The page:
Annie Morris: Diaries
Timothy Taylor is pleased to present an online exhibition of works on paper and a new bronze sculpture edition by London-based artist Annie Morris. Morris created this body of work during a period of prolonged isolation with her family during the coronavirus pandemic, where the artist began to translate the symbols and marks that re-occur in her work into rhythmic, narrative drawings. In this series, Morris meditates on the freedom and limitations of the diary as a medium for self-expression, encapsulating each work with the gestural freedom of automatic drawing and the subconscious.
While isolated in the English countryside and distanced from her studio, Morris began using the materials she had on hand: small oil sticks, watercolors and crayons. The drawings are made on eight-page concertina books, historically used to allow artists to travel and make larger drawings when needed. The lateral composition lends the drawings a narrative, story-like quality, offering the viewer a window the artist’s state of mind over the course of the pandemic. As the artist says, ‘Being limited to these books that I could open up and draw, it became a form of diary for me, an outlet for the anxiety and stress of the moment.’
Motifs and symbols that reappear throughout Morris’s works manifest themselves here in vivid jewel tones: the body of a reclining woman, face masked by a flower in bloom; a three-pronged tree, which Morris relates to the shape of a half-clenched fist; curving ladders and grids intersect with egg-like forms that recall Morris’s sculpture practice.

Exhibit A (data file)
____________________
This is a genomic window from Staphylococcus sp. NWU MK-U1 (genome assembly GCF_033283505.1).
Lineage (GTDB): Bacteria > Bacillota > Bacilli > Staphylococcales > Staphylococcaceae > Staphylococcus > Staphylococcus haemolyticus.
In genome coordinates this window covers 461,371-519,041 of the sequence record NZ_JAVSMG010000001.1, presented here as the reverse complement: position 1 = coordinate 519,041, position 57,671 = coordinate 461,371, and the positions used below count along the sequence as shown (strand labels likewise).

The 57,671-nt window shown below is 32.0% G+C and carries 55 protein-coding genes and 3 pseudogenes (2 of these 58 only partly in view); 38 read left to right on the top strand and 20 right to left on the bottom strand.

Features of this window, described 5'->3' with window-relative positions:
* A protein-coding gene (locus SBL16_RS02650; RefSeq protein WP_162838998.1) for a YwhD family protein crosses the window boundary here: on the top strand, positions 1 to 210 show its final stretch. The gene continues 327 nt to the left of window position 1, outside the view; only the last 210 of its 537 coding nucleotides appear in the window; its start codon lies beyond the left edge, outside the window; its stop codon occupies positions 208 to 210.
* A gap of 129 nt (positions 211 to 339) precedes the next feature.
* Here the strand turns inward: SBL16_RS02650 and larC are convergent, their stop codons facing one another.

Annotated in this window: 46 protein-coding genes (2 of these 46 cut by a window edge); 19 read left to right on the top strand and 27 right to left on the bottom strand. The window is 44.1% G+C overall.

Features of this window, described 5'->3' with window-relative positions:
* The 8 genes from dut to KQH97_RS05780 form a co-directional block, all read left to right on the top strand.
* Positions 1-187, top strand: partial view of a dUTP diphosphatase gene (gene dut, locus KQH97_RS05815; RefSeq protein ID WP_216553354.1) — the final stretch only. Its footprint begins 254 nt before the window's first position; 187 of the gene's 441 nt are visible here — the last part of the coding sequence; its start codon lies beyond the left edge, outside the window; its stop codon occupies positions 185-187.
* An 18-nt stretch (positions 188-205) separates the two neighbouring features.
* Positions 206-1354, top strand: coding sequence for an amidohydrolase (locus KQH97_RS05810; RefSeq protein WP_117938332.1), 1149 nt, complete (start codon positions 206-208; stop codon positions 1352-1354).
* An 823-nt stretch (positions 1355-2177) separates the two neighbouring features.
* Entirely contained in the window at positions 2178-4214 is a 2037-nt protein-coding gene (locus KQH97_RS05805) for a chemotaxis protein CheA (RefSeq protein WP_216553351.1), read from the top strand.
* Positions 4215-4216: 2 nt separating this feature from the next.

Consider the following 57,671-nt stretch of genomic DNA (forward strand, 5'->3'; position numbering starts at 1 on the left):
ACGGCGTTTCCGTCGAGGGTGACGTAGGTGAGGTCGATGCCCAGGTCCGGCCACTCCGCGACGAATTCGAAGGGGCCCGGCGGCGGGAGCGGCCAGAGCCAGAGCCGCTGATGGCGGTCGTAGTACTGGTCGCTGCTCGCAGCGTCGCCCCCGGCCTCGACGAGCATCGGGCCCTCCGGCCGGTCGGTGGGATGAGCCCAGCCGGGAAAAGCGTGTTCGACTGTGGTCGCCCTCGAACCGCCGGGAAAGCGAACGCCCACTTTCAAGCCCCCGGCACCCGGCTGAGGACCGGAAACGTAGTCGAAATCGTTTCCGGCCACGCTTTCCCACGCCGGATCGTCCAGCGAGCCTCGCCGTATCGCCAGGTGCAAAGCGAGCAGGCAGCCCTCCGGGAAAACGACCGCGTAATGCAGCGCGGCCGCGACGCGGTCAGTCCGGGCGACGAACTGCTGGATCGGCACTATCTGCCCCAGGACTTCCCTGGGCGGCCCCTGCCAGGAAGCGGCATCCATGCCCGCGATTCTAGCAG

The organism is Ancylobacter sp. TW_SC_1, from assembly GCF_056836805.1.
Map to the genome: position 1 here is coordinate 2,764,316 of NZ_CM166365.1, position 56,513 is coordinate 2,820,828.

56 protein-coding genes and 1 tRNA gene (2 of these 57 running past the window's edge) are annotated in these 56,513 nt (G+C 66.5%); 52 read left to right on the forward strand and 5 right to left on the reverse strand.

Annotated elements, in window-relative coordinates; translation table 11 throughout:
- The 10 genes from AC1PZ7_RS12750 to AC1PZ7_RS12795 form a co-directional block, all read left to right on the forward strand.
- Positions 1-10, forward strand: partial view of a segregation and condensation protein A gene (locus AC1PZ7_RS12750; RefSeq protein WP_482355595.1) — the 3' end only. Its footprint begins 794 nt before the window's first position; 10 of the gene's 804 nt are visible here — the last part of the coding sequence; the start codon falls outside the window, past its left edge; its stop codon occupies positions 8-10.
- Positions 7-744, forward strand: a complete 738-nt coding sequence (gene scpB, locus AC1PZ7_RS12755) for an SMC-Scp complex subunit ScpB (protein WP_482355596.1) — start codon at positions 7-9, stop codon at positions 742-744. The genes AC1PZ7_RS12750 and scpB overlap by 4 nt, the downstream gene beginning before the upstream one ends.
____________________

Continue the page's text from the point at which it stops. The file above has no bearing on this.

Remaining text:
The latest edition of bronze ‘Stack’ sculptures was crafted in a uniquely small size for the current exhibition. Reflective shades of ultramarine, violet, cypress green and burnt sienna coat towering stacks of misshapen orbs, exemplifying the vibrant coloration and gravity-defying structure that characterizes works from this series. Begun in the context of Morris’s experiences with miscarriage, the sculptures embody the swell of pregnancy even as they comprise a reflection on the fragility and pain of lost motherhood.
‘Being limited to these books that I could open up and draw, it became a kind of diary for me, an outlet for the anxiety and stress of the moment.’ – Annie Morris, 2020
Watercolour, crayon, pencil, oil stick and pastel
9 1/8 × 48 7/8 in. / 23.3 × 124 cm
‘In some ways it was freeing to have limitations on what I could work with. I had always wanted to see how it would feel if I worked on paper with the oil sticks, watercolours and crayons that I had, and it sparked my imagination.’ – Annie Morris, 2020
‘The woman’s head transformed into a flower – you think of a flower as this beautiful thing, but it’s perishable. They have this moment of beauty, and then they wither. It relates to feelings of insecurity, of mortality.’ – Annie Morris, 2020
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